Recent headlines give the impression that it’s dangerous to be a cop right now. In just the past six months, we’ve seen a Baltimore police officer ambushed and shot dead in her cruiser, a Houston cop shot by a serial felon during a routine traffic stop, an NYPD officer slashed with a machete, and dozens more attacks on law enforcement officials.
New data from the Fraternal Order of Police, a national law-enforcement union, suggest that these incidents are part of a larger trend. According to the FOP, 123 law-enforcement officers were shot in the line of duty this year through May 1, a 35 percent increase relative to the first five months of 2021. Nineteen of those officers died. The FOP believes that this year may turn out to be even worse than 2021, when 346 officers were shot and 63 killed by gunfire.
These figures offer just a snapshot of the past 18 months, but the long-run data also suggest that policing has indeed gotten more dangerous since 2020, reversing its dramatic decline after violent crime hit a peak in the 1990s.
The FBI tracks violence against police officers through its Law Enforcement Officers Killed and Assaulted (LEOKA) program. Using those data, the chart above shows the number of shootings, ambush attacks, and felonious (that is, non-accidental) killings of police officers between 1990 and 2020, adjusted for the total number of sworn officers reported that year. Both shootings and ambushes show a clear decline and then an uptick; while the data on actual killings is less useful, it also shows a similar trend.
Data published by LEOKA suggest that officer killings, at least, got worse in 2021, rising to 73 felonious killings versus 46 in 2020. The FOP and LEOKA data aren’t really comparable—they report different numbers for the overlapping years—but the trend in the former suggests that we should expect to see similar rises in shootings and ambushes once the full data for 2021 are available. Those ambushes, like the aforementioned murder of Baltimore officer Keona Holley, have attracted particular attention; the Department of Justice has raised concerns about such attacks as far back as 2015.
A simple way to understand these trends is that they mirror the increase in violent crime—principally homicides and shootings—that has gripped the country over the past two years. As violence on the streets increases, one would expect that cops would be more under threat.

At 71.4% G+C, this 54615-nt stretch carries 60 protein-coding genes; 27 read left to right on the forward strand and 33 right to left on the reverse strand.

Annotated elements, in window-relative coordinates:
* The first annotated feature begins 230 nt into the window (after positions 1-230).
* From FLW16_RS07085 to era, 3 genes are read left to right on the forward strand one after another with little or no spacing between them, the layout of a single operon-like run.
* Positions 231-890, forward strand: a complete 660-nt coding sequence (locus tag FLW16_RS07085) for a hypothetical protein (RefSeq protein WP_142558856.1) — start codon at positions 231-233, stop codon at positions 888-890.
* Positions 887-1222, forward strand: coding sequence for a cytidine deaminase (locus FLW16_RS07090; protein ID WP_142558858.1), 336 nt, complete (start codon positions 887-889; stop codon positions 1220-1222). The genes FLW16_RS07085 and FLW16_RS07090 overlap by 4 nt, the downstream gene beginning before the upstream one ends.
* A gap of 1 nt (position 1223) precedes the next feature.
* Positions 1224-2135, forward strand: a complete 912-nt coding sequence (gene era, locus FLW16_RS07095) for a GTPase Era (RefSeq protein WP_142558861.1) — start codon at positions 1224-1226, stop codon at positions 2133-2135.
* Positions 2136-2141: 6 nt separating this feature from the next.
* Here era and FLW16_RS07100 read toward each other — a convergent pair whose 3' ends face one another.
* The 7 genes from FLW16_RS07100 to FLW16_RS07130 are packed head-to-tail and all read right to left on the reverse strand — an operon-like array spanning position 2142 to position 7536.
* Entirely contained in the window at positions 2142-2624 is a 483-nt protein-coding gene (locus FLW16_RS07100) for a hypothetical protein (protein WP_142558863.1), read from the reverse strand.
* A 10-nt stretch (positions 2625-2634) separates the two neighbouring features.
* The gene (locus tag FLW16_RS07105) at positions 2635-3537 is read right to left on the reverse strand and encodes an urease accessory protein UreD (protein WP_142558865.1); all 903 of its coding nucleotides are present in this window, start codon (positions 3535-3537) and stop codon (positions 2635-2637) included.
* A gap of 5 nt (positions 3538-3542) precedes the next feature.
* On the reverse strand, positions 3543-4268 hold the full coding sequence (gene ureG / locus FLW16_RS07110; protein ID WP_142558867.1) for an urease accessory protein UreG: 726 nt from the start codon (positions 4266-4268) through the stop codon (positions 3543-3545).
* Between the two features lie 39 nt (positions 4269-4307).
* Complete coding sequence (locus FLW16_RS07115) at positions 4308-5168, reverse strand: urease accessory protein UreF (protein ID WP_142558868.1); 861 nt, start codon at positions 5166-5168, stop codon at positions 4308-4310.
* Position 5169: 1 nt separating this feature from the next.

But the surge in ambush-style attacks is reason to think that there may be a second effect, whereby offenders are not only more violent in general but also feel less inhibition in attacking cops directly. Increasing hostility toward the police, particularly from civilian leadership, may give offenders more of a sense that they can get away with assaulting officers while also suggesting to officers that they will face administrative and reputational consequences for defending themselves. That was how Chicago police framed one cop’s 2016 decision not to defend herself during a vicious beating: they said that she feared media retribution for fighting back against a black man.
Advocates of “defunding” the police often like to note that policing is less dangerous than many other jobs—it has a lower injury and fatality rate than occupations like logging, fishing, and steel working, for example. They and others argue that police academies should put less emphasis on safety (against other priorities like conduct toward suspects), that police should be less trigger-happy, and that statistics about violence against police receive too much attention.
Their arguments are wrong because they ignore the counterfactual: cops are relatively safer because they are taught to be safety-conscious. Just as important, these arguments fail to consider how the dangers of policing are unique. Loggers and steel workers take safety precautions, of course, but the injuries in those industries are mostly the product of accidents, not of human intention. In policing, by contrast, a significant subset of injuries and deaths are the result of choices by the people whom police are responsible for managing or apprehending.
The rising prevalence of officer injuries and deaths augurs poorly for efforts to curtail the national violent crime spike. Even if criminals don’t feel more emboldened to attack cops, rising violence against police may be a self-reinforcing phenomenon. The more dangerous policing is, the fewer there will be who want to do the job—or do it well. And that, in turn, will lead to more violent crime.
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